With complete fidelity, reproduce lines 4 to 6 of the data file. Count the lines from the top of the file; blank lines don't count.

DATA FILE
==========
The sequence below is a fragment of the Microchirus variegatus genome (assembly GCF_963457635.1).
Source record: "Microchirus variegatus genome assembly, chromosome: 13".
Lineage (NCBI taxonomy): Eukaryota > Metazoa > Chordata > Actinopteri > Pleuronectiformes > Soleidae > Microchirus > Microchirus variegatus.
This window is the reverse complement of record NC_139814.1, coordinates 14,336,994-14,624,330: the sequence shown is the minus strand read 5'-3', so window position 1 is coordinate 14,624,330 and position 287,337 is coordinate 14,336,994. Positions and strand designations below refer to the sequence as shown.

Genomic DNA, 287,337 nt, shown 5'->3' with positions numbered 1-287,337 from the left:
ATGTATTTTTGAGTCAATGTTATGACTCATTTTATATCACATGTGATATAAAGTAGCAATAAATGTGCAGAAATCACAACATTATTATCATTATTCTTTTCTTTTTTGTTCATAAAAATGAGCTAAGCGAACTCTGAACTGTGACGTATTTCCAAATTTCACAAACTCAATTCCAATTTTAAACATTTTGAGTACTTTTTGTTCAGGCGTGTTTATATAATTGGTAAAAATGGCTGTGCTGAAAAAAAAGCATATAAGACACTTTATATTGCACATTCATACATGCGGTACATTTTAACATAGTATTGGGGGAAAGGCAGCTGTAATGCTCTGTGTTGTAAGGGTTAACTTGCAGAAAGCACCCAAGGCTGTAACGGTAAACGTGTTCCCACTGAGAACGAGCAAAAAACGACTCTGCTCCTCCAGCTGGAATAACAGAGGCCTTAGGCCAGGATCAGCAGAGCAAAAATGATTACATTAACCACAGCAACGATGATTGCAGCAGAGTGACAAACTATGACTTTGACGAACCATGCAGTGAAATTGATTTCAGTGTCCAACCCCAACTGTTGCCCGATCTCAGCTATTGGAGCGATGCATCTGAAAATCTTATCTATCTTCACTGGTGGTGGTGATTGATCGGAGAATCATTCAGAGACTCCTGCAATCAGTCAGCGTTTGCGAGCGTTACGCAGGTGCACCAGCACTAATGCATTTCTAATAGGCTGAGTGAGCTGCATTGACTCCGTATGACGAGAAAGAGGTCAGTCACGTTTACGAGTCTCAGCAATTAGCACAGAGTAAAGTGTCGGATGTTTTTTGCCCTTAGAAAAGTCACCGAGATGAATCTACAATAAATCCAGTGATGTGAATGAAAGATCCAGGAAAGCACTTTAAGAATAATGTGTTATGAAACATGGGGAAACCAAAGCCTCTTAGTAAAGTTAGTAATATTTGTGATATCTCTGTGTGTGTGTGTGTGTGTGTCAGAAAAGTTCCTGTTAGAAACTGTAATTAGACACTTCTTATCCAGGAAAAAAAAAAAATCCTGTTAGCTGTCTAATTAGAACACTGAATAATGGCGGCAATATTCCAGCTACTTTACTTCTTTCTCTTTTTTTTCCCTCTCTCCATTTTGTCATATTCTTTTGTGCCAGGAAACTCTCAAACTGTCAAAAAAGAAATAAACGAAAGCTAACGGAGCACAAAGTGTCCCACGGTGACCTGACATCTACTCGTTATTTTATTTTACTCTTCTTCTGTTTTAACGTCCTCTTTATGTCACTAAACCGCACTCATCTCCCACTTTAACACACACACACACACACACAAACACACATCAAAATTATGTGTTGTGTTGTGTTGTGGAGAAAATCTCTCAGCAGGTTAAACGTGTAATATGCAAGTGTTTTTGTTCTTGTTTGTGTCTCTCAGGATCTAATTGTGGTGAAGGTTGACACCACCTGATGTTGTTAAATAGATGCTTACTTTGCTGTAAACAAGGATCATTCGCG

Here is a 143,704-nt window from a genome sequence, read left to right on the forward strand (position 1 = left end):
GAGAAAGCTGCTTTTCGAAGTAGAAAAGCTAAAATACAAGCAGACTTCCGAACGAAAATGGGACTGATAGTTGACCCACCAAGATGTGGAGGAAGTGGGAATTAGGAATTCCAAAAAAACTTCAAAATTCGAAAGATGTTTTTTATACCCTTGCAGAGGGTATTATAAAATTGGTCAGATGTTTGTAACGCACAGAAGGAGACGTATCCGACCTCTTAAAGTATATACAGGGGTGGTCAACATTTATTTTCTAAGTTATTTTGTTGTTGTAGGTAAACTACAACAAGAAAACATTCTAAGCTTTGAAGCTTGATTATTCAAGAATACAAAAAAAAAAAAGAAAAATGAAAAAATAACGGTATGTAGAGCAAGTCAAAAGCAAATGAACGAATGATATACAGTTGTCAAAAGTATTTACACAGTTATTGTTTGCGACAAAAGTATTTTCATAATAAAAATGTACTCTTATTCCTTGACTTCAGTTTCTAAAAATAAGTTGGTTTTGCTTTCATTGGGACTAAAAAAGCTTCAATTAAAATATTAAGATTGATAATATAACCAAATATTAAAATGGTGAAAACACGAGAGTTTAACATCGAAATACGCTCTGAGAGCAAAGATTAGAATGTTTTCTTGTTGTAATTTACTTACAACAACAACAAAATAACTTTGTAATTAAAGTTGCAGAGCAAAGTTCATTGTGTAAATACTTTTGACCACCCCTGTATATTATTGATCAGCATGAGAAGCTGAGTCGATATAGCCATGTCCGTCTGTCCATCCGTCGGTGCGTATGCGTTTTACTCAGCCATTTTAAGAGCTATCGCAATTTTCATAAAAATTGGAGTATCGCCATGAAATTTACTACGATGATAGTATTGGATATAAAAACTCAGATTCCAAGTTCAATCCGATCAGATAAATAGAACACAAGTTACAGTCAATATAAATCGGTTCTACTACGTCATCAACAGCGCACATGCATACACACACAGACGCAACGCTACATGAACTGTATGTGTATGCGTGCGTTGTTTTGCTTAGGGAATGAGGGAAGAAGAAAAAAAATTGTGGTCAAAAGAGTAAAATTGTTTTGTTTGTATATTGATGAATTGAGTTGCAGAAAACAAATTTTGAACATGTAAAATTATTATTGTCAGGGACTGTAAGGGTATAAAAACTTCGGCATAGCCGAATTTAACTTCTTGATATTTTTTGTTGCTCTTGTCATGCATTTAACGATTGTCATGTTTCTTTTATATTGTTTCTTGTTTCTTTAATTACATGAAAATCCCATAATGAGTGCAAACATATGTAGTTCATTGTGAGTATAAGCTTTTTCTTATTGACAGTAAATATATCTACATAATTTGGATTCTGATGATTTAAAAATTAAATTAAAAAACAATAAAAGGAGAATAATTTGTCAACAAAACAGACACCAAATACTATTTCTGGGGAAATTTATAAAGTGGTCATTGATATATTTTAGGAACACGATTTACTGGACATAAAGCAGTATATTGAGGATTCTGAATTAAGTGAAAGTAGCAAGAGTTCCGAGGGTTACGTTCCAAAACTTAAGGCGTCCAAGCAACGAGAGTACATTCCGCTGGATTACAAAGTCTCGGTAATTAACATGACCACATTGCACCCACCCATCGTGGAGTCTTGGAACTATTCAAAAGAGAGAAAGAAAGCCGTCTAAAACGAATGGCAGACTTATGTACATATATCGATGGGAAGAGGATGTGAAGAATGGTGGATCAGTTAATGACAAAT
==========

This window is the reverse complement of record NC_139814.1, coordinates 14,336,994-14,624,330: the sequence shown is the minus strand read 5'-3', so window position 1 is coordinate 14,624,330 and position 287,337 is coordinate 14,336,994. Positions and strand designations below refer to the sequence as shown.

Genomic DNA, 287,337 nt, shown 5'->3' with positions numbered 1-287,337 from the left:
ATGTATTTTTGAGTCAATGTTATGACTCATTTTATATCACATGTGATATAAAGTAGCAATAAATGTGCAGAAATCACAACATTATTATCATTATTCTTTTCTTTTTTGTTCATAAAAATGAGCTAAGCGAACTCTGAACTGTGACGTATTTCCAAATTTCACAAACTCAATTCCAATTTTAAACATTTTGAGTACTTTTTGTTCAGGCGTGTTTATATAATTGGTAAAAATGGCTGTGCTGAAAAAAAAGCATATAAGACACTTTATATTGCACATTCATACATGCGGTACATTTTAACATAGTATTGGGGGAAAGGCAGCTGTAATGCTCTGTGTTGTAAGGGTTAACTTGCAGAAAGCACCCAAGGCTGTAACGGTAAACGTGTTCCCACTGAGAACGAGCAAAAAACGACTCTGCTCCTCCAGCTGGAATAACAGAGGCCTTAGGCCAGGATCAGCAGAGCAAAAATGATTACATTAACCACAGCAACGATGATTGCAGCAGAGTGACAAACTATGACTTTGACGAACCATGCAGTGAAATTGATTTCAGTGTCCAACCCCAACTGTTGCCCGATCTCAGCTATTGGAGCGATGCATCTGAAAATCTTATCTATCTTCACTGGTGGTGGTGATTGATCGGAGAATCATTCAGAGACTCCTGCAATCAGTCAGCGTTTGCGAGCGTTACGCAGGTGCACCAGCACTAATGCATTTCTAATAGGCTGAGTGAGCTGCATTGACTCCGTATGACGAGAAAGAGGTCAGTCACGTTTACGAGTCTCAGCAATTAGCACAGAGTAAAGTGTCGGATGTTTTTTGCCCTTAGAAAAGTCACCGAGATGAATCTACAATAAATCCAGTGATGTGAATGAAAGATCCAGGAAAGCACTTTAAGAATAATGTGTTATGAAACATGGGGAAACCAAAGCCTCTTAGTAAAGTTAGTAATATTTGTGATATCTCTGTGTGTGTGTGTGTGTGTGTCAGAAAAGTTCCTGTTAGAAACTGTAATTAGACACTTCTTATCCAGGAAAAAAAAAAAATCCTGTTAGCTGTCTAATTAGAACACTGAATAATGGCGGCAATATTCCAGCTACTTTACTTCTTTCTCTTTTTTTTCCCTCTCTCCATTTTGTCATATTCTTTTGTGCCAGGAAACTCTCAAACTGTCAAAAAAGAAATAAACGAAAGCTAACGGAGCACAAAGTGTCCCACGGTGACCTGACATCTACTCGTTATTTTATTTTACTCTTCTTCTGTTTTAACGTCCTCTTTATGTCACTAAACCGCACTCATCTCCCACTTTAACACACACACACACACACACAAACACACATCAAAATTATGTGTTGTGTTGTGTTGTGGAGAAAATCTCTCAGCAGGTTAAACGTGTAATATGCAAGTGTTTTTGTTCTTGTTTGTGTCTCTCAGGATCTAATTGTGGTGAAGGTTGACACCACCTGATGTTGTTAAATAGATGCTTACTTTGCTGTAAACAAGGATCATTCGCG